Fabled Cities

Shangri-La

Kunlun Mountains

 

My whole life I have heard about Shangri-La:  A mysterious, hidden, far away destination, where a utopian lifestyle of no worries exists.  A place of peace and harmony, no cares at all.  A place where people live for a very long time.  There is an old black and white movie with called Lost Horizon, based on the 1933 novel by James Hilton where they are searching for Shangri-La.  The movie is directed by Frank Capra, the director of the Christmas movie It’s a Wonderful Life.  I do not recall seeing Lost Horizon while I was growing up but I did see the movie about eight years ago.  Even though I have seen it fairly recently, about the only thing I remember from the movie was the discovery of a remote hidden village in the Himalayas.  I did not care much for the movie.

Shangri-La is like El Dorado, or the Fountain of Youth:  One of those elusive destinations that will never be found.  Yet, people ponder is there any evidence to support such a mysterious locale.  The Chinese think so.  Several cities within China claim to be where the legend of Shangri-La started.  The Chinese government does not discourage such speculation because it draws tourism.

The Kunlun Mountains of western China for centuries have been a source of mystery in Chinese folklore and legend.  The Shan Hai Jing are ancient classic writings about mythical mountains.  In Tibet, a portion of the mountain range is known as the “Shang Mountain Pass.”  Hilton visited the mountainous area of eastern Pakistan and western Tibet shortly before he penned his novel.  He also spent time with Buddhists monks intriqued by thier lifestyles.  Buddhism was a largely unknown religion to many Westerners in the late 19th and early 20th centuries.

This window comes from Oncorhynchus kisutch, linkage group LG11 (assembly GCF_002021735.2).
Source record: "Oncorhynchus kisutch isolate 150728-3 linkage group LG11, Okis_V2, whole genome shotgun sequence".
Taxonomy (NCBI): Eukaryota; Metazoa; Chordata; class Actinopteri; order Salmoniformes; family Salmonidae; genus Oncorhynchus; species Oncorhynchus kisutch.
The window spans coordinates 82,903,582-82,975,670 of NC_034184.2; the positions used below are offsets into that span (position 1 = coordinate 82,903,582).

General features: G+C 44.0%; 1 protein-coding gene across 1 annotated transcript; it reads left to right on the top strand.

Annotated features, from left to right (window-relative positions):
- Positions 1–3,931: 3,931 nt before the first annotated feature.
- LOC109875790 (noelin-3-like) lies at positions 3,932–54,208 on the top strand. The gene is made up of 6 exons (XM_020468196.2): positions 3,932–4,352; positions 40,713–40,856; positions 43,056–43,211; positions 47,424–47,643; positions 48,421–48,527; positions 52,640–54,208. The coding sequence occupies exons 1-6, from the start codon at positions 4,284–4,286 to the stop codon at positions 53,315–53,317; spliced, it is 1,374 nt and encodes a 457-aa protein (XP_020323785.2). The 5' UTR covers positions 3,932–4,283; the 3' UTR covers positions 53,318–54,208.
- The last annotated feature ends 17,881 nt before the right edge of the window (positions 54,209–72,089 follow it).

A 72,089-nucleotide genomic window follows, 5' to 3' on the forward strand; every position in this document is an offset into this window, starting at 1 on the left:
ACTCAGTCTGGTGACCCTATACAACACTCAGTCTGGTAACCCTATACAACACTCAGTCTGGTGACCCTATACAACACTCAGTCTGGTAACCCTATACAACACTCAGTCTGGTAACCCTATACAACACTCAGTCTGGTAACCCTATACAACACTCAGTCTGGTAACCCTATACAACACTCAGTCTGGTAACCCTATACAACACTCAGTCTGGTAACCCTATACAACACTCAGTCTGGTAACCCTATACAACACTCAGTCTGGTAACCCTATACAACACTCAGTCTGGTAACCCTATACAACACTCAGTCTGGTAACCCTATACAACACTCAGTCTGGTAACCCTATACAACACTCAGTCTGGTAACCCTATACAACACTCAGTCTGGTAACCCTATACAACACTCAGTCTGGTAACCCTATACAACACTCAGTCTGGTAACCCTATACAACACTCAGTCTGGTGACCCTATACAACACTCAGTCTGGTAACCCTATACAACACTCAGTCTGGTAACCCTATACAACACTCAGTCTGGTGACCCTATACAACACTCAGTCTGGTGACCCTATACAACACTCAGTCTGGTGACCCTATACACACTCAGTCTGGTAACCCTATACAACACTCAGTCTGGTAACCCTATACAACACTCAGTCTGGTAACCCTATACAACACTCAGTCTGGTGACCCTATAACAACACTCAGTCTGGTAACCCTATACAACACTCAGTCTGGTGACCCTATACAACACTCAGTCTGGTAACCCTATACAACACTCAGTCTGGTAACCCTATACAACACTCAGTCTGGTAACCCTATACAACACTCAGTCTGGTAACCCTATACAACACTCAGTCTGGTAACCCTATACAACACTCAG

Today the term Shangri-La is often used in conversation to describe a perfect place, utopia, or paradise such as the Garden of Eden.  It can also be used to describe an obsessive desire to acquire, find or achieve something:  “After many years trying to win, he finally found his Shangri-La when he won the elusive title of National Scrabble Champion at the big tournament in Vegas.”   

I choose to place Shangri-La on the game board of Treasure Trove because it is a cool sounding term and because of the thought of such a remote, exotic, and hidden location.  I think kids love to hear about such places.  The closest I have come to Shangri-La is when I bought some gogi juice from a friend several years ago who sold the stuff.  He said the elixir was made from gogi berries from a remote village in the Himalayas where the people lived very long lives.  It was another of my failed attempts at finding the Fountain of Youth. I no longer buy gogi juice, and I don’t think it prolonged my life.  Even though I doubt I will ever see, must less touch Shagnri-La, at least I can say I tried to give it a taste.